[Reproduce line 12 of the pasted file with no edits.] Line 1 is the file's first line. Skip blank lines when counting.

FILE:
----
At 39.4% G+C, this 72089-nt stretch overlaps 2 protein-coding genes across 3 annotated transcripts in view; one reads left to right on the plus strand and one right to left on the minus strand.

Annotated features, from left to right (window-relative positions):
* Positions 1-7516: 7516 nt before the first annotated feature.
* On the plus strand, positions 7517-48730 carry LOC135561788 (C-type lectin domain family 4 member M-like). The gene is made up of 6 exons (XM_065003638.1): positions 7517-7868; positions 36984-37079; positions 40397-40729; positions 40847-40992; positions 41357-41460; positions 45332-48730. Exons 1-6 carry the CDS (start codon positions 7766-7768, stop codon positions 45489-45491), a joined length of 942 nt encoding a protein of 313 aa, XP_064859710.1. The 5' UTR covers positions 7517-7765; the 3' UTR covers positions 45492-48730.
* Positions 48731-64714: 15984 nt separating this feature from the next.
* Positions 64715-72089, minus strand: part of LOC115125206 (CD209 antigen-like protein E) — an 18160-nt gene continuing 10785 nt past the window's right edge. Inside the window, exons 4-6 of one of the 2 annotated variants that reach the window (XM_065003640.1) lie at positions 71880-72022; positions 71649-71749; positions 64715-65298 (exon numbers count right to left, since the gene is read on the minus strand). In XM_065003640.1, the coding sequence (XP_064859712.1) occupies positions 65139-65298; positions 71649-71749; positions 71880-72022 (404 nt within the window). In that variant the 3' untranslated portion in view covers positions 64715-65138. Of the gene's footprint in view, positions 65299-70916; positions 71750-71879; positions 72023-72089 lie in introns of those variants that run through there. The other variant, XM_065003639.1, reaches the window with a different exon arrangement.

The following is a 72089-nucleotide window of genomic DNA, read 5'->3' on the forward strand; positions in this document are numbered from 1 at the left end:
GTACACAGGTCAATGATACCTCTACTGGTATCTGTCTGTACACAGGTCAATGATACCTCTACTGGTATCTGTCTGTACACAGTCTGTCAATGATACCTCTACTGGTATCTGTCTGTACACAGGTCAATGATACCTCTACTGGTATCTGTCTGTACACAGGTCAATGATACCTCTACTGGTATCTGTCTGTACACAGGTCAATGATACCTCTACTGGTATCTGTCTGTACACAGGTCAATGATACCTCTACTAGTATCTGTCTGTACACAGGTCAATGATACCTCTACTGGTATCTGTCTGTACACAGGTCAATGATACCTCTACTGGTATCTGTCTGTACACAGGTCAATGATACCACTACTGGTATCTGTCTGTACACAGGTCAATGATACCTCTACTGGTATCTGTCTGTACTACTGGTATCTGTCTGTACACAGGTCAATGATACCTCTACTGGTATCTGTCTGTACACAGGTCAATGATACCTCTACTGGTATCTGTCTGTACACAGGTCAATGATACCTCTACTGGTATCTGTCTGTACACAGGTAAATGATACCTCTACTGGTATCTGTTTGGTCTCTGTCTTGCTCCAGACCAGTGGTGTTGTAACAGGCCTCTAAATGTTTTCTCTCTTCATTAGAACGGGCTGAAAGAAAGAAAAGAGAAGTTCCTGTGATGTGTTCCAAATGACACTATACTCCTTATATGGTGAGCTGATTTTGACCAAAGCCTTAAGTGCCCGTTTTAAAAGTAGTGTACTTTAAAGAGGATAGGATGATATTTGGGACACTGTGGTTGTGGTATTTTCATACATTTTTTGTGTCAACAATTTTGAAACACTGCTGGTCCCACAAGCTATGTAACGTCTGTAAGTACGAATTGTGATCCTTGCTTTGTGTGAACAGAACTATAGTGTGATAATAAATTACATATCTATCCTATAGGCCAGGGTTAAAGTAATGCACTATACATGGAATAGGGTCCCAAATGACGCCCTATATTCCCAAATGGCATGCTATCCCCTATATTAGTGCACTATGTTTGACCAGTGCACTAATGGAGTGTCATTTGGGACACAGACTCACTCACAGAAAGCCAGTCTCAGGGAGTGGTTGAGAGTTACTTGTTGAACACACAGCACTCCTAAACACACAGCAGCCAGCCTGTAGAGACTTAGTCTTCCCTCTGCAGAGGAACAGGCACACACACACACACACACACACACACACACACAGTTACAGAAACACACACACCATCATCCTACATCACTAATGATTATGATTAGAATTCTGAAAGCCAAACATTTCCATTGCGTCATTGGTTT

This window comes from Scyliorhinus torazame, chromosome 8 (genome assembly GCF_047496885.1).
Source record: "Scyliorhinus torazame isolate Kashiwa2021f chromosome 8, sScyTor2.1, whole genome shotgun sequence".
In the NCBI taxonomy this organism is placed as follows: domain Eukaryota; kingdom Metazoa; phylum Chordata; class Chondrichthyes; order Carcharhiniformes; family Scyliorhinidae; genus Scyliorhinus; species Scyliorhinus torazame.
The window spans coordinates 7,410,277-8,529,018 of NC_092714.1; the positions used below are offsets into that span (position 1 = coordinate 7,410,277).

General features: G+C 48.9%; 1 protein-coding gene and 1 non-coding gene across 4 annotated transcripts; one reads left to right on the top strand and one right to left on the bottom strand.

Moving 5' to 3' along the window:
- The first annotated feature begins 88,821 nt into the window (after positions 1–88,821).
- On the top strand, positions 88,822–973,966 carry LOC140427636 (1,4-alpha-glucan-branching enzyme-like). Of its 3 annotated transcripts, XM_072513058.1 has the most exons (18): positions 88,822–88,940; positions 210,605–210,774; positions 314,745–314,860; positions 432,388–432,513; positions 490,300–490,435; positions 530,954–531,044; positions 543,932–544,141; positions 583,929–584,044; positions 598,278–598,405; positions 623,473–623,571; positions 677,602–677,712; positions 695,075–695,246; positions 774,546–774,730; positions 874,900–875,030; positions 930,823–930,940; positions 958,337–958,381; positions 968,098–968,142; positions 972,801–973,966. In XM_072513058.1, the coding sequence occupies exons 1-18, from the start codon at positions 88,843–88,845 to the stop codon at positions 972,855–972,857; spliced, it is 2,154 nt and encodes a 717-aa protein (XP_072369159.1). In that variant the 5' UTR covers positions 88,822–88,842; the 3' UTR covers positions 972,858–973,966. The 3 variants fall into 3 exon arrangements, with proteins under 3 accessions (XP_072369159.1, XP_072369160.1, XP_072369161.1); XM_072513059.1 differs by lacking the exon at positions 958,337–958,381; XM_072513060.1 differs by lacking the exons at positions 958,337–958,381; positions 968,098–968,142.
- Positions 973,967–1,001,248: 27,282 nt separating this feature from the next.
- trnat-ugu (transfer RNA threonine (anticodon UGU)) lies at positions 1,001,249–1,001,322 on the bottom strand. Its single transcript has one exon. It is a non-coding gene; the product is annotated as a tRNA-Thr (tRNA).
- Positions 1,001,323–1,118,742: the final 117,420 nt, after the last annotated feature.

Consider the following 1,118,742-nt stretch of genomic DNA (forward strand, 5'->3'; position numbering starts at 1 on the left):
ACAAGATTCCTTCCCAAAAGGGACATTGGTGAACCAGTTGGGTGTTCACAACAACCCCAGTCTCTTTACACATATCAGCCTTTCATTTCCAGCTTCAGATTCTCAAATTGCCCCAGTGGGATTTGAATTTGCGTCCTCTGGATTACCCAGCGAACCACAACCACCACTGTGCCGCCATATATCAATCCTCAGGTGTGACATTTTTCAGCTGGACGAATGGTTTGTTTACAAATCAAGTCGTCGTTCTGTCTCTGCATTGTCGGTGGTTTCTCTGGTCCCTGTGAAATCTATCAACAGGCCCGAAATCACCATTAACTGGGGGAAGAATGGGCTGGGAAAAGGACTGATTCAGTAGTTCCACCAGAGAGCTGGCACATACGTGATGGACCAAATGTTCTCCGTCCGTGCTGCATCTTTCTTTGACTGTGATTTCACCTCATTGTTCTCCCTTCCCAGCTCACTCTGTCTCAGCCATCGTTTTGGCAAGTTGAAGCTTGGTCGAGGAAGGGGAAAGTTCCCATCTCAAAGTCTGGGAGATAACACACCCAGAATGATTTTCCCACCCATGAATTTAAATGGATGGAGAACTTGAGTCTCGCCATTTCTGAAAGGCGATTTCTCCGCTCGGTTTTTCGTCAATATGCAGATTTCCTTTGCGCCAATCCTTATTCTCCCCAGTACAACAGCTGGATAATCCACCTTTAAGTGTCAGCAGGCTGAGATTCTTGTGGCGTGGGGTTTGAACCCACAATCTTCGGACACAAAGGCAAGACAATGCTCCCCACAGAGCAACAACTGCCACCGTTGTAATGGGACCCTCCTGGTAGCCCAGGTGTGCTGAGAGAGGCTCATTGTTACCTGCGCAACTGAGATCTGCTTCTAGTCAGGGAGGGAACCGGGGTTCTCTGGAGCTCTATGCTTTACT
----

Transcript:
The window spans coordinates 7,410,277-8,529,018 of NC_092714.1; the positions used below are offsets into that span (position 1 = coordinate 7,410,277).